Learning Strategies for CDK13 Genetic Mutation and other SEN children
Updated: May 18
CDK13 children do Learning in a different way.
CDK13 children always take longer to learn, however they CAN learn. It takes more time, special strategies, perseverance and patience.
The developmental delay of the CDK13 children (compared to their unaffected peers) can increase over the years, but so does the progress they make, slowly but surely.
Writing: Some CDK13 children will not learn to write, no matter how much you show them how to do it, no matter if they read or speak the words, they cannot write them. There are several reasons, both physical and mental.
Physical reasons include muscle weakness and coordination difficulties. Muscle weakness, more prominent in younger children, improves over the years. How can you help? Practice. Occupational Therapy (OT) is brilliant for teaching young children to strengthen their hands. Difficulty with motor skills, i.e. coordination, also improves through OT, so don't give up!
Mental reasons of learning difficulties include:
Cognitive Visual Impairment (when the eyes see but the mind doesn't, not fully). A CVI specialist can assess your child and provide recommentations to the school; in London, Mr Richard Bowman at the Great Ormond Street Hospital for Children's Developmental Vision Clinic is the leading specialist in the area.
Dyslexia (when the child hears and sees the input, but it's too scrambled in their mind to absob it.). There are wel developped strategies for dyslexia that work very well. Please ask your school to assess your child for Dyslexia.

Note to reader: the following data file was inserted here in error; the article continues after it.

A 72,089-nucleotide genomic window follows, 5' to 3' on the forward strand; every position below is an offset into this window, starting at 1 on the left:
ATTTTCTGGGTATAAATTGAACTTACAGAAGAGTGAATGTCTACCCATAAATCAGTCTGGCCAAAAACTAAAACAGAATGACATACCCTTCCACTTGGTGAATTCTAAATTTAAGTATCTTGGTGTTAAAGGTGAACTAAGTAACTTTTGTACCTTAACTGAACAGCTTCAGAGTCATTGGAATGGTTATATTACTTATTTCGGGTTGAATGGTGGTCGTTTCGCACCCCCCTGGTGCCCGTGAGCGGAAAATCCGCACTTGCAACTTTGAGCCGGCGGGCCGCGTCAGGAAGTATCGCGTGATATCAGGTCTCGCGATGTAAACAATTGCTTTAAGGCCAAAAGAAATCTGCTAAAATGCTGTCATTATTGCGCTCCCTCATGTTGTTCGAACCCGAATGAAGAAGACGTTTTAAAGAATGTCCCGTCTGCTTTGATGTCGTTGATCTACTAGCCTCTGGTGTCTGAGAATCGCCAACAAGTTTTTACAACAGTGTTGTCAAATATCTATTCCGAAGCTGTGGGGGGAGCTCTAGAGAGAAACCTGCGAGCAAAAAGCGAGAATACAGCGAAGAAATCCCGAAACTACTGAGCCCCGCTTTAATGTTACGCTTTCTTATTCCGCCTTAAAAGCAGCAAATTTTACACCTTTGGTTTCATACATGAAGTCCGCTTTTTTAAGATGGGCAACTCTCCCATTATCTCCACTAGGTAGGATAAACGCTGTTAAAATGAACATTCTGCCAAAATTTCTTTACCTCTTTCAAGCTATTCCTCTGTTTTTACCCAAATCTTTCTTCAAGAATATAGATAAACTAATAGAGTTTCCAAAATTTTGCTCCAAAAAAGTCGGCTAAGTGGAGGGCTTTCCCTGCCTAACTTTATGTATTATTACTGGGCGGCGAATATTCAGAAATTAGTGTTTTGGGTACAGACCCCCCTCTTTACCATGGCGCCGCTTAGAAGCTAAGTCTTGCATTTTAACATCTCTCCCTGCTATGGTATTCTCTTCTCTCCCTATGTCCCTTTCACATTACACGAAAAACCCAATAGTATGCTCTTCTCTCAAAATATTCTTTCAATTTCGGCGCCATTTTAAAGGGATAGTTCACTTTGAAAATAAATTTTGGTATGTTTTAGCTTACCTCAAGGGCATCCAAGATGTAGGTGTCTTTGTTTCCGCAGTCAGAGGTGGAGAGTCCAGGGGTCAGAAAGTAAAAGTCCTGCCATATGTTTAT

Autistic Spectrum: Many CDK13 children exhibit autistic traits, to various degrees. They do however usually make good eye contact and engage with others.
Input Processing: Check if your child is able to learn by hearing, seeing, or doing. These are called auditory, visual and kinaesthetic learning. All people are better at one than the other. If your CDK13 child doesn't benefit from video or verbal learning, try kinaesthetic learning, i.e. learning by movement. Writing can be greatly improved by using the "hand-over-hand prompting" technique, whereby an adult's hand is placed over the child's hand and provides gentle guidance to teach the child's brain how to form letters and words. The speed of the input processing is another important aspect of learning, and CDK13 children have a much slower processing speed. That means that they must be given more time to absorb any instructions or learning, and more time at any tests or exams.